Diabetes Management Program

Diabetes is a group of metabolic diseases in which there are high blood sugar levels over a prolonged period. This high blood sugar produces the symptoms of frequent urination, increased thirst, and increased hunger. Untreated, diabetes can cause many complications. Acute complications include diabetic ketoacidosis and nonketotic hyperosmolar coma. Serious long-term complications include heart disease, stroke, kidney failure, foot ulcers and damage to the eyes.

Major types of diabetes mellitus


TYPE1 Diabetes:

Results from the body's failure to produce insulin, the hormone that "unlocks" the cells of the body, allowing glucose to enter and fuel them.

TYPE2 Diabetes:

Results from insulin resistance (a condition in which the body fails to properly use insulin), combined with relative insulin deficiency. Major group of diabetics belong to this category.

Gestational Diabetes:

Gestational diabetes affects about 4% of all pregnant women.

Pre Diabetes:

Pre-diabetes is a condition that occurs when a person's blood glucose levels are higher than normal but not high enough for a diagnosis of type II diabetes. This group of people can actually reverse their chances of getting diabetes in future by appropriate dietary and lifestyle changes.

How are diabetes and pre-diabetes diagnosed?

Blood tests are used to diagnosis diabetes and pre-diabetes because early in the disease type 2 diabetes may have no symptoms. All diabetes blood tests involve drawing blood at a health care provider’s office or commercial facility and sending the sample to a lab for analysis. Lab analysis of blood is needed to ensure test results are accurate. Glucose measuring devices used in a health care provider’s office, such as finger-stick devices, are not accurate enough for diagnosis but may be used as a quick indicator of high blood glucose.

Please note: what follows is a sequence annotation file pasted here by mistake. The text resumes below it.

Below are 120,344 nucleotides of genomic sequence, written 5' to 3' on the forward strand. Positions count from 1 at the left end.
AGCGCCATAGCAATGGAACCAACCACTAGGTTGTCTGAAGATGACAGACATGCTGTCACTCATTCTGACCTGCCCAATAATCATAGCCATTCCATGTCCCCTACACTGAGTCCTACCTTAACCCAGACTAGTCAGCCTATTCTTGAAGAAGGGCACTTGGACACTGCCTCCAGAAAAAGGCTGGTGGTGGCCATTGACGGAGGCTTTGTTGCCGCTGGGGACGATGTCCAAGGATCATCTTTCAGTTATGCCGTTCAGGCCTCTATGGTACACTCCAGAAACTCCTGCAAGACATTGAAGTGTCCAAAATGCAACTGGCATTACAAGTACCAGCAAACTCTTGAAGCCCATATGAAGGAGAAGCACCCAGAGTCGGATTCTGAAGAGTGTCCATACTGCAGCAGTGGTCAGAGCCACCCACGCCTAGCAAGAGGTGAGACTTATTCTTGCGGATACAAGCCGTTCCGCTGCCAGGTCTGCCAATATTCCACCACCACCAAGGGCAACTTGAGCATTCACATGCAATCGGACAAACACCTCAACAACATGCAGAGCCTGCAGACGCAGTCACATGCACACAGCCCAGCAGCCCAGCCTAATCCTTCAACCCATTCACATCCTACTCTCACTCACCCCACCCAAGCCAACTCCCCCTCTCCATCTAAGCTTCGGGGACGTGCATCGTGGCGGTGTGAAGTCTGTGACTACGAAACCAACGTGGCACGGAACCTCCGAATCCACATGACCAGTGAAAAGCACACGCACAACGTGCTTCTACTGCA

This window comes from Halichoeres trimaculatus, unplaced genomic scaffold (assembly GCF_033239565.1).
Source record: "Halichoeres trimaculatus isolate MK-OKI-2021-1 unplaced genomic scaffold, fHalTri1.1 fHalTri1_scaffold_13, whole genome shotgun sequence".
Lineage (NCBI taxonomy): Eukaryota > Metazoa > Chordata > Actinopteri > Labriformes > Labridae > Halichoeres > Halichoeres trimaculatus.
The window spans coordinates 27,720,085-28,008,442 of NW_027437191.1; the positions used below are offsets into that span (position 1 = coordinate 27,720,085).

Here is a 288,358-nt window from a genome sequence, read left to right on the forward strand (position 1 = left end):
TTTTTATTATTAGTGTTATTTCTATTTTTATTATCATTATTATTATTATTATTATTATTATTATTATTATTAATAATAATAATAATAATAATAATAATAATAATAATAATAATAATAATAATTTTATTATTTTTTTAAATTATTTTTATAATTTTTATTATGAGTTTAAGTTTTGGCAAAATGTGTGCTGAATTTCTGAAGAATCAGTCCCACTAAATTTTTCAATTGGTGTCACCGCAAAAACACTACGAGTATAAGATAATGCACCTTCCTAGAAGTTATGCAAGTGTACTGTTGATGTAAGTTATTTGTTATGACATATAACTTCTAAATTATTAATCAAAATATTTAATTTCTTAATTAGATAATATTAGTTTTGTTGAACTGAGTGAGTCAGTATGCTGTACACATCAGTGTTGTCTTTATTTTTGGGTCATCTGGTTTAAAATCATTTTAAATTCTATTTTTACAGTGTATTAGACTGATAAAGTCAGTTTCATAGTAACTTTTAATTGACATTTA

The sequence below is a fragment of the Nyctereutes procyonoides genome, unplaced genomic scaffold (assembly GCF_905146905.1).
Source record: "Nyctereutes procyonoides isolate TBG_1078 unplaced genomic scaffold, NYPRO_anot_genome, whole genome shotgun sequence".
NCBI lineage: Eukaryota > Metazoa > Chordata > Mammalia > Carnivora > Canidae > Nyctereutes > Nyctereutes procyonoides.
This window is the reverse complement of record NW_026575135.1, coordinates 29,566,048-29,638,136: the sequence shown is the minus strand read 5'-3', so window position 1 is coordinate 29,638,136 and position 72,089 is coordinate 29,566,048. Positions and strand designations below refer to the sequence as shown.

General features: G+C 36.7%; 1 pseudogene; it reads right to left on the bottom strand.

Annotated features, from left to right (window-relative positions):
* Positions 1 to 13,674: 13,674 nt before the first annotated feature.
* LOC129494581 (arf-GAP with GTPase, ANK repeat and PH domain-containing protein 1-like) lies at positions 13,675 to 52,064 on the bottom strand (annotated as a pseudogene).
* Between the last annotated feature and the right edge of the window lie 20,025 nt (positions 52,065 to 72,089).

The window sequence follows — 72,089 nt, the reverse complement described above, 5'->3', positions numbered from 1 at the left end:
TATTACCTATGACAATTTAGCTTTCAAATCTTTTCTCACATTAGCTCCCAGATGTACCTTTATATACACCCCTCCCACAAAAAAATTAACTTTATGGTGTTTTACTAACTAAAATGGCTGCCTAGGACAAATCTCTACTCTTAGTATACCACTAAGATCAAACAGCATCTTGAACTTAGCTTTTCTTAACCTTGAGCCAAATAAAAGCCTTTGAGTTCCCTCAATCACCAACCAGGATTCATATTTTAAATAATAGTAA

Testing enables health care providers to find and treat diabetes before complications occur and to find and treat pre-diabetes, which can delay or prevent type 2 diabetes from developing.
Any one of the following tests can be used for diagnosis:*
  • an A1C test, also called the hemoglobin A1c, HbA1c, or glycohemoglobin test
  • a fasting plasma glucose (FPG) test
  • an oral glucose tolerance test (OGTT)
*Not all tests are recommended for diagnosing all types of diabetes. See the individual test descriptions for details.
Another blood test, the random plasma glucose (RPG) test, is sometimes used to diagnose diabetes during a regular health checkup. If the RPG measures 200 micrograms per deciliter or above, and the individual also shows symptoms of diabetes, then a health care provider may diagnose diabetes.

Symptoms of diabetes include

  • Increased urination
  • Increased thirst
  • Unexplained weight loss
Other symptoms can include fatigue, blurred vision, increased hunger, and sores that do not heal.
Any test used to diagnose diabetes requires confirmation with a second measurement unless clear symptoms of diabetes exist.
The following table provides the blood test levels for diagnosis of diabetes for non-pregnant adults and diagnosis of pre-diabetes.
The following table provides the blood test levels for diagnosis of diabetes for non-pregnant adults and diagnosis of pre-diabetes.

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